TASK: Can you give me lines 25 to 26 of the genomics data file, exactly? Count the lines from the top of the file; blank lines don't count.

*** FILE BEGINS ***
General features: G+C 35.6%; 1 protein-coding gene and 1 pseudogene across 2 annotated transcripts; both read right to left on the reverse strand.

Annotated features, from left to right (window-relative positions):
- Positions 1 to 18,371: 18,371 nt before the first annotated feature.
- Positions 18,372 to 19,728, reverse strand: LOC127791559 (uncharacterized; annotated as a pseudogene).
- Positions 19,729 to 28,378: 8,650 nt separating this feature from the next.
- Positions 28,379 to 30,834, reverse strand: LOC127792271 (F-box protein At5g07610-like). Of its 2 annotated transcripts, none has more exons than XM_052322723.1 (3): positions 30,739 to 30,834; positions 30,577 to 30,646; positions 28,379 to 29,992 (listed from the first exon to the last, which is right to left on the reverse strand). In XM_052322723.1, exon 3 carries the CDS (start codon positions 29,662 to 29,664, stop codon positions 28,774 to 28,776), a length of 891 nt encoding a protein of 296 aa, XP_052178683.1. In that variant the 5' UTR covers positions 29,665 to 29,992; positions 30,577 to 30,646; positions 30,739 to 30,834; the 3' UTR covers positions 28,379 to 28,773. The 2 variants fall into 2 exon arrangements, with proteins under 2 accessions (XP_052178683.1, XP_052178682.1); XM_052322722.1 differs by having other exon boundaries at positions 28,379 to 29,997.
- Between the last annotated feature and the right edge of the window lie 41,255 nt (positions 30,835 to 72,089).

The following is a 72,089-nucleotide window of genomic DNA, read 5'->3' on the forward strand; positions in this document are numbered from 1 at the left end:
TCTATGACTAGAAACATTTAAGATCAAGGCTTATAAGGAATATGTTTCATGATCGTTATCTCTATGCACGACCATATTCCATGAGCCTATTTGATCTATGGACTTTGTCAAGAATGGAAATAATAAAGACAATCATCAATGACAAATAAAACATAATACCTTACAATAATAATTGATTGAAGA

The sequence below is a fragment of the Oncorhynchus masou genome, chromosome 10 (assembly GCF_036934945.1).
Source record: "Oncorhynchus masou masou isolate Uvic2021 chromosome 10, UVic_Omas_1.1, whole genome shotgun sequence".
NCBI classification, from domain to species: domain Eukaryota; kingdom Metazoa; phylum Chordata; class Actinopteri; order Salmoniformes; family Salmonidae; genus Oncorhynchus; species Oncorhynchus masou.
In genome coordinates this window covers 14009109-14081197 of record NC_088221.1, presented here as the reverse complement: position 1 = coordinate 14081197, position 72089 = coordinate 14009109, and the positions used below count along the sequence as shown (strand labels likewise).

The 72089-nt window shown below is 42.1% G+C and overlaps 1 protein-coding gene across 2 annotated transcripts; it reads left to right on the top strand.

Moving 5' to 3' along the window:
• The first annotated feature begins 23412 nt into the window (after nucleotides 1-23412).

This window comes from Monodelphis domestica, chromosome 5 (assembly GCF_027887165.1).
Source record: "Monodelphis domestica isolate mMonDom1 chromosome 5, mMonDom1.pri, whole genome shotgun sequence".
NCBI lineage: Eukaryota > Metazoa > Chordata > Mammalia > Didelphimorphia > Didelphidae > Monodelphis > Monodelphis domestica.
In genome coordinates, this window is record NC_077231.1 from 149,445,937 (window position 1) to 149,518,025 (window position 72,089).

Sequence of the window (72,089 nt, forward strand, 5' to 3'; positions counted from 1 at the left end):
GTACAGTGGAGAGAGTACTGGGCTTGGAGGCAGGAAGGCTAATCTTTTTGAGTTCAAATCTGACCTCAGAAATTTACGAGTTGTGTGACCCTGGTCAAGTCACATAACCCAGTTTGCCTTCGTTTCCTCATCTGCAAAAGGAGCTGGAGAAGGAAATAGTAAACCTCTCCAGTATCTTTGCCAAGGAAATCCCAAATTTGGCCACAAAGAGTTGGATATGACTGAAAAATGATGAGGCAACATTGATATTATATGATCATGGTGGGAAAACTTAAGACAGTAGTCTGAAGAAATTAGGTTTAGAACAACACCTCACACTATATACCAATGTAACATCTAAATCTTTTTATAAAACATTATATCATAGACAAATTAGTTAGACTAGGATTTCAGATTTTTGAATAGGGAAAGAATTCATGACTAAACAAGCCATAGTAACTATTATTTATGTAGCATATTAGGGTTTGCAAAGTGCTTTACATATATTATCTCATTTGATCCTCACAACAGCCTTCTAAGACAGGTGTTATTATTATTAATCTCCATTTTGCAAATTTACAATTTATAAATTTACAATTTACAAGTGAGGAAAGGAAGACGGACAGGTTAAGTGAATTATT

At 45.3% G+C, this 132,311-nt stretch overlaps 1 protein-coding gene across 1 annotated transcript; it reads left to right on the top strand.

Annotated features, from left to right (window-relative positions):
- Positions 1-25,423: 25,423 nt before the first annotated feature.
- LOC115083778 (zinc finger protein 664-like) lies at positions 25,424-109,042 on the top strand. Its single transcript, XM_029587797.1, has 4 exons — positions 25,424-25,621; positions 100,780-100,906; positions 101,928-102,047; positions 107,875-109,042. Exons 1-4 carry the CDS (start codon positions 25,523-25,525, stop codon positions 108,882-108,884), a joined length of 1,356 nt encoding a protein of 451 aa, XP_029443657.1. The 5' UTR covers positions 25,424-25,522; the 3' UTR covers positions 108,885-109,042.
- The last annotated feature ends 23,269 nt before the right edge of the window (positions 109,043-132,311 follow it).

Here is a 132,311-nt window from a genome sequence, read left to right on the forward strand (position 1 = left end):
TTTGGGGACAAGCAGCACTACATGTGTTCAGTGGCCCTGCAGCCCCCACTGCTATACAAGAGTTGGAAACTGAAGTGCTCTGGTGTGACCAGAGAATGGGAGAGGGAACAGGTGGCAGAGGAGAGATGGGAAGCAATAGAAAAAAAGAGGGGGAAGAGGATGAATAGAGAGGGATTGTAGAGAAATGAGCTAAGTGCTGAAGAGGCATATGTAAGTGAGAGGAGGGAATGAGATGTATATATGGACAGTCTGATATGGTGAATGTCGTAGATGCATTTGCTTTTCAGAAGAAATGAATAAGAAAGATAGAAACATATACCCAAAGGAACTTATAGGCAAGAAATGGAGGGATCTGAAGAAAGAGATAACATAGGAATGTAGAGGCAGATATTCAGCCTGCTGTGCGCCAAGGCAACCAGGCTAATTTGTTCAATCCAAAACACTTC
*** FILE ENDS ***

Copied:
- Positions 1-25,423: 25,423 nt before the first annotated feature.
- LOC115083778 (zinc finger protein 664-like) lies at positions 25,424-109,042 on the top strand. Its single transcript, XM_029587797.1, has 4 exons — positions 25,424-25,621; positions 100,780-100,906; positions 101,928-102,047; positions 107,875-109,042. Exons 1-4 carry the CDS (start codon positions 25,523-25,525, stop codon positions 108,882-108,884), a joined length of 1,356 nt encoding a protein of 451 aa, XP_029443657.1. The 5' UTR covers positions 25,424-25,522; the 3' UTR covers positions 108,885-109,042.